There’s only so long that Tony can get away with watching the light blink.
It’s fun, and it’s immensely satisfying considering what the man on the other end of the line has done to his friends, but eventually the real world comes knocking, bringing his guilt with it. When it does, Tony only lets himself sigh once before he stiffens his lip and goes out to meet it.
A few years ago he would’ve thought about Gawain going out to meet the Green Knight, for honor’s sake, and because no one else could. It’s still true that there’s no one else who can do this, but there’s no honor left to gain or lose, so Tony goes to meet it without thinking of pretty stories where the hero escapes beheading with only a scratch to show for it.
He knows he won’t be half so lucky. He doesn’t deserve to be.
Ross makes his demand backed by evidence and an arrest warrant, and just for a minute, Tony considers saying no. He considers sitting in jail, in the most comfortable solitary cell his reputation can buy him, and resting in the knowledge that he will never again have to see the faces of the people he has failed, or the ones who failed him. He considers never failing again, because he will never be allowed to try. It is tempting.
But in the end, Tony thinks of a tide of bitterness broken by how is Rhodes? He thinks of you alright? and a hand on his shoulder. He failed them, and he owes them, maybe even more than he owes the world. In the end, it isn’t really a choice at all. The word no slips away into the ether like a mirage.
And Tony says yes. The first thing Ross takes is the phone.
The days are okay, at first.
Tony wakes when Friday tells him he must; he wakes when Ross wants him. He stands and straightens his sleep-rumpled clothes, takes coffee from the machine that never stops making it, now. He misses the friends who would have stayed by his side, but he can’t involve them in this. His mail has been under surveillance for ages, he’s learned, and they’ll only be in more danger now that Ross has a real excuse to do it.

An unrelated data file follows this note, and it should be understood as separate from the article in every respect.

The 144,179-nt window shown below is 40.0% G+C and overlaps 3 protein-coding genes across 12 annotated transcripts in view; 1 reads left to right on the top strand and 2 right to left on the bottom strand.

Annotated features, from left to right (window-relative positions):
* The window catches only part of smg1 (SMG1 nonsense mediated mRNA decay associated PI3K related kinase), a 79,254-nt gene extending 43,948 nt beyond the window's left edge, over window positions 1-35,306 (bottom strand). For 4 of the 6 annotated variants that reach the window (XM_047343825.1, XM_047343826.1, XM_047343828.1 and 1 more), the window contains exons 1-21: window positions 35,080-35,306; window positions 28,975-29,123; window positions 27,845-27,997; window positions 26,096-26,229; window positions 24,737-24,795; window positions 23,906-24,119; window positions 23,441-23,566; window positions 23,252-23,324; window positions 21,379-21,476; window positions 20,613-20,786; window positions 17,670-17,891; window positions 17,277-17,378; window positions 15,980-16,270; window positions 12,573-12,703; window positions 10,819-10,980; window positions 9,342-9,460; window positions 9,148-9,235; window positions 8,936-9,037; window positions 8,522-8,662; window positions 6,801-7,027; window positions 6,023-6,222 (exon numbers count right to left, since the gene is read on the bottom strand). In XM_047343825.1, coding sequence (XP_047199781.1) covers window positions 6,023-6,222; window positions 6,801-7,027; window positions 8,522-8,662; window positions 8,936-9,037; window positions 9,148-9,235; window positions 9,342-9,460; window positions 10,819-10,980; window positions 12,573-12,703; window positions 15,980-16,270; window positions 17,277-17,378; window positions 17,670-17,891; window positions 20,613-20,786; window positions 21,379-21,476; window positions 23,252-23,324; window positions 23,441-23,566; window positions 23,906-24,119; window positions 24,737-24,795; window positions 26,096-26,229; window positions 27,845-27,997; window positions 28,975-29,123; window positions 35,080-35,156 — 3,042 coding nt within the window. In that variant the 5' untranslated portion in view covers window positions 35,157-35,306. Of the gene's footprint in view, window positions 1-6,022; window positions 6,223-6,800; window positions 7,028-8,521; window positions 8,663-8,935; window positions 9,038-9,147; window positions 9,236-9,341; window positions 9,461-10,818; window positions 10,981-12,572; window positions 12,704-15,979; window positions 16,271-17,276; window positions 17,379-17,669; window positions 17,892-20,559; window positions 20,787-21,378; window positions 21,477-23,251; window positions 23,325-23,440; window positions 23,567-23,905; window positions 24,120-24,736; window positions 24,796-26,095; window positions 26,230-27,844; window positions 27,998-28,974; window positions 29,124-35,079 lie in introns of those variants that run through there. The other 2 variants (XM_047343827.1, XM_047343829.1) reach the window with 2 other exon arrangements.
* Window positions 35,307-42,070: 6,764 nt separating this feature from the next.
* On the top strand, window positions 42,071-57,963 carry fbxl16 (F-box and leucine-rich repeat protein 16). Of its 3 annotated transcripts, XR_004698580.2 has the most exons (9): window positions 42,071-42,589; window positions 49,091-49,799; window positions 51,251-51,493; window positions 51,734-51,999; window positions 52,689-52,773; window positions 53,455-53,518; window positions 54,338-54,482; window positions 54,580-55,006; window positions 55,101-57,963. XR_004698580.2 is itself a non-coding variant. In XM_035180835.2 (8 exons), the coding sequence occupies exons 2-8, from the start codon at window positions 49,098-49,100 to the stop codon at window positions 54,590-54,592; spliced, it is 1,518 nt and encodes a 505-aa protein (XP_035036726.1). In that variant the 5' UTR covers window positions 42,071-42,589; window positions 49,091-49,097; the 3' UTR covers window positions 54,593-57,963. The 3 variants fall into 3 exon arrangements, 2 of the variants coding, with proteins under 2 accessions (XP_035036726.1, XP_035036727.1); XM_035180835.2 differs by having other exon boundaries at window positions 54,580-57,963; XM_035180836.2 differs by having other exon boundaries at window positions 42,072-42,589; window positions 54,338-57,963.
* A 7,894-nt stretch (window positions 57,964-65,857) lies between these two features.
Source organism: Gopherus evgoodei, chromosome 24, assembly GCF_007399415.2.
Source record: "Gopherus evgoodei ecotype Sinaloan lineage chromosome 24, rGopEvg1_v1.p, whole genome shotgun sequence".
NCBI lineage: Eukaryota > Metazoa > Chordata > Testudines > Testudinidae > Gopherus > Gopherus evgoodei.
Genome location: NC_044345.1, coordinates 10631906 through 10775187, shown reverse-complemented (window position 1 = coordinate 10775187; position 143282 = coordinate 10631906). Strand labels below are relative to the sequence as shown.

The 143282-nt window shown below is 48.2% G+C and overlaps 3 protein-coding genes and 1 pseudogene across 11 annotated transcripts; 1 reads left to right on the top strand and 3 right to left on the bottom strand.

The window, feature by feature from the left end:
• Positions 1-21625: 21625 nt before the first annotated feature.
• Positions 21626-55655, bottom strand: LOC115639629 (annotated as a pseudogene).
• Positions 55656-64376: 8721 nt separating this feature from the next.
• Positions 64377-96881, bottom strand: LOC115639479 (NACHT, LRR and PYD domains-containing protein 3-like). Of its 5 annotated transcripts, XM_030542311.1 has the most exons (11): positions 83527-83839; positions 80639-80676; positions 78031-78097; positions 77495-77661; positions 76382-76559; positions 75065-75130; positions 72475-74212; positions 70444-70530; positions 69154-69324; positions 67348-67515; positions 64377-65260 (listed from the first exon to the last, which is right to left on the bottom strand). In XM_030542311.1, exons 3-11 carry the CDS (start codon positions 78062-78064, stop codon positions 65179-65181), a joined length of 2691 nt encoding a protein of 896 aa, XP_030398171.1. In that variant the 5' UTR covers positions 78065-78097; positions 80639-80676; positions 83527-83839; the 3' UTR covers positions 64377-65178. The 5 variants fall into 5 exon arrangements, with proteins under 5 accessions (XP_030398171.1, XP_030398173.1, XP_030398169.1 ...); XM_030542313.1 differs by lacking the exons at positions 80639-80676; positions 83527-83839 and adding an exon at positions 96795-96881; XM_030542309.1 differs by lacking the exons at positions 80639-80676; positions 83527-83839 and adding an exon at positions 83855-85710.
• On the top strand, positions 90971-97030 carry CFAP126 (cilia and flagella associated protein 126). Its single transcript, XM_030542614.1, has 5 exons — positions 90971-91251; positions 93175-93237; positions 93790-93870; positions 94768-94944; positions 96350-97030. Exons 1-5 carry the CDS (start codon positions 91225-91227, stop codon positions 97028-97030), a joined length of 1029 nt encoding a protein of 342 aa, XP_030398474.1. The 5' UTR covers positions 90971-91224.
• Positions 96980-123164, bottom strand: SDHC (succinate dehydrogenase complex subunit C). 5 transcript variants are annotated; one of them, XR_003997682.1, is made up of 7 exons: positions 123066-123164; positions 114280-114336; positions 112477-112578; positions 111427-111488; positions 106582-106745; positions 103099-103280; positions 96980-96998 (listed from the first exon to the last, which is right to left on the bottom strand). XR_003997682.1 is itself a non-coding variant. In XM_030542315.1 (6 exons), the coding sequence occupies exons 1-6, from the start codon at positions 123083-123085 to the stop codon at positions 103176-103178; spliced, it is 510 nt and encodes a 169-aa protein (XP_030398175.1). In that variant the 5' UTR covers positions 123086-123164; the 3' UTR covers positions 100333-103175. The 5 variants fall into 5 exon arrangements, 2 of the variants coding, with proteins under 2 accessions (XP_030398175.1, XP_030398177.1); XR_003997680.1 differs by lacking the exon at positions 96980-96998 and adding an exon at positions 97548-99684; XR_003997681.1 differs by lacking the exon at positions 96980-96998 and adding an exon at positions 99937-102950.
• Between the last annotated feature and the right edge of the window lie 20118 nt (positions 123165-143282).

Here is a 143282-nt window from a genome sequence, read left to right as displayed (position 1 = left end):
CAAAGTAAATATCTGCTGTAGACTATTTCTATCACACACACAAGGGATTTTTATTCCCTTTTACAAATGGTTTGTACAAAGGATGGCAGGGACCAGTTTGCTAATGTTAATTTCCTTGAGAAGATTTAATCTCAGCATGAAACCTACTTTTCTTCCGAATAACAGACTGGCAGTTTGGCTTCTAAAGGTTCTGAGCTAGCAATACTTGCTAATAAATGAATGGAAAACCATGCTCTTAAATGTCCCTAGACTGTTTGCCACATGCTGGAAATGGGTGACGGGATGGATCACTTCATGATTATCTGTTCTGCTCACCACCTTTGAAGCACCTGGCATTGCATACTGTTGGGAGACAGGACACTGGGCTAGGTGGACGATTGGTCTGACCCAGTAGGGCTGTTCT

Ross has a couple promising new leads, and he wants Tony to get him answers—there was a possible fly-by picture of the Falcon in Switzerland, and a cluster of Scarlet Witch sightings in Greece. Sure, that could’ve been Sam, looking for a place to lie low. Sure, that could’ve been Wanda, running rampant in the streets. Sure. He’ll track them down. Nothing Iron Man can’t handle. It’s the least he can do, after all their history together.
Tony sits down at the new workstation and cracks his knuckles dramatically, and then opens his hand to receive a fresh cup of coffee. It’s more than half full for once; it seems all of Dummy’s practice has been paying off.
It only takes a moment to load up the information Ross wants him to investigate, and the screen lights up: two parallel displays of information about the incidents, and a small green circle in the corner, the one that means Ross or one of his analysts is watching. No minesweeper for Tony Stark, not today.
Today he’s going to hunt down the former Avengers.
He failed the people he cares about. He broke the law. And he’s going to do whatever he has to do to make up for what he did wrong.
Tony digs into the sightings reports, pulling information together and trying to weave it into a coherent story, trying to follow the threads back to their sources. This is what Ross wants of him, and so this is what he must do. This is what he does.
And it’s okay, more or less.
Tony takes a long lunch and goes for a walk. He goes to the coffee shop a block away that he likes for the old owner’s friendly words, the way the waitress smiles at him as honest and open as at anyone else in the world. He forces himself to eat because it’s better than starving. For an hour, he talks and laughs and sometimes even means it when he does. It makes him feel almost human again.
He never feels completely human anymore.